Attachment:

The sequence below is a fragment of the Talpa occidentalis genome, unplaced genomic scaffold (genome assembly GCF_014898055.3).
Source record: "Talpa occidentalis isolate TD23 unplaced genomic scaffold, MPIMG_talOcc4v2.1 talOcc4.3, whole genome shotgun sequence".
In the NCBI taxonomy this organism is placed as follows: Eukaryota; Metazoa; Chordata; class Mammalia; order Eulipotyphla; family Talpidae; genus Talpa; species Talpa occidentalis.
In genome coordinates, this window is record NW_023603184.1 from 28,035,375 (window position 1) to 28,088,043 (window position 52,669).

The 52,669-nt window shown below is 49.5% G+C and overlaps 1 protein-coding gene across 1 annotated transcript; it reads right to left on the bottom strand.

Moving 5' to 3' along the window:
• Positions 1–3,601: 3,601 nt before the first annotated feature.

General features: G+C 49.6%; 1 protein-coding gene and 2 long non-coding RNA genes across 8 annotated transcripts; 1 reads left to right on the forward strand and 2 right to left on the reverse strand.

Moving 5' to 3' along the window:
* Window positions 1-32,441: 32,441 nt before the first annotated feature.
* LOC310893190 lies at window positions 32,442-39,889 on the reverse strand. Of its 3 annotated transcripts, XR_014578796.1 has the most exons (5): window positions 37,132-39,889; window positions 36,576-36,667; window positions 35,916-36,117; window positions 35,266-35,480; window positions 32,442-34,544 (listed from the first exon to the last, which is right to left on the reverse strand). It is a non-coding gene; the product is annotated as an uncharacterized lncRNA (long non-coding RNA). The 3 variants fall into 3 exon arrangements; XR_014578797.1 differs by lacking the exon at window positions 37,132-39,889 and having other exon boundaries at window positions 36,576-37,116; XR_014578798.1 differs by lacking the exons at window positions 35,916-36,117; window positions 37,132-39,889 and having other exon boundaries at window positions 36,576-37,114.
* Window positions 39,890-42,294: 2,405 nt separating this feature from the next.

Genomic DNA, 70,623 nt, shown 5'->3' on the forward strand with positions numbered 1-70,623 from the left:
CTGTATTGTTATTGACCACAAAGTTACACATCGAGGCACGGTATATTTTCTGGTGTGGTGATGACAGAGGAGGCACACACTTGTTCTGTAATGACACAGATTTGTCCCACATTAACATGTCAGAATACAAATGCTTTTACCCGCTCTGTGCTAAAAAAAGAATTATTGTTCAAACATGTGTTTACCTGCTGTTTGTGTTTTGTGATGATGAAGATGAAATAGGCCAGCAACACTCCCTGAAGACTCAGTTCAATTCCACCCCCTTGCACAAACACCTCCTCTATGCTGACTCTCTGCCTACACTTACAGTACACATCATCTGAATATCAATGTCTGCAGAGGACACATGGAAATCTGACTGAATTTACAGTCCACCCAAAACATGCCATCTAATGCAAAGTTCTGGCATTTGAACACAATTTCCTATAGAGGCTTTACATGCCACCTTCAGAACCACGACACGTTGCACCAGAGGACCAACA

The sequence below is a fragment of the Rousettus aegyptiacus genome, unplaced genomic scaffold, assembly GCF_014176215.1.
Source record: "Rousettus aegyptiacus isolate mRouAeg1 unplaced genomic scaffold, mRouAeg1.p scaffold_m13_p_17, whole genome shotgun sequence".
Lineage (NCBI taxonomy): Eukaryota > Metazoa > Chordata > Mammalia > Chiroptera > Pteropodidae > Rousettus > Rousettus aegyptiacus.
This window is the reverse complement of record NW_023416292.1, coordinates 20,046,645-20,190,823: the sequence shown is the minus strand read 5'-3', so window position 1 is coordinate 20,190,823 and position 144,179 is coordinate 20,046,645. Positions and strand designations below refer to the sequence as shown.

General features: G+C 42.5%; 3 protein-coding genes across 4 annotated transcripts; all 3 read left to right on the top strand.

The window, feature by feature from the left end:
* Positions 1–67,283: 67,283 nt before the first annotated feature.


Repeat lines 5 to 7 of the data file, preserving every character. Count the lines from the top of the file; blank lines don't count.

The 52,669-nt window shown below is 49.5% G+C and overlaps 1 protein-coding gene across 1 annotated transcript; it reads right to left on the bottom strand.

Moving 5' to 3' along the window:
• Positions 1–3,601: 3,601 nt before the first annotated feature.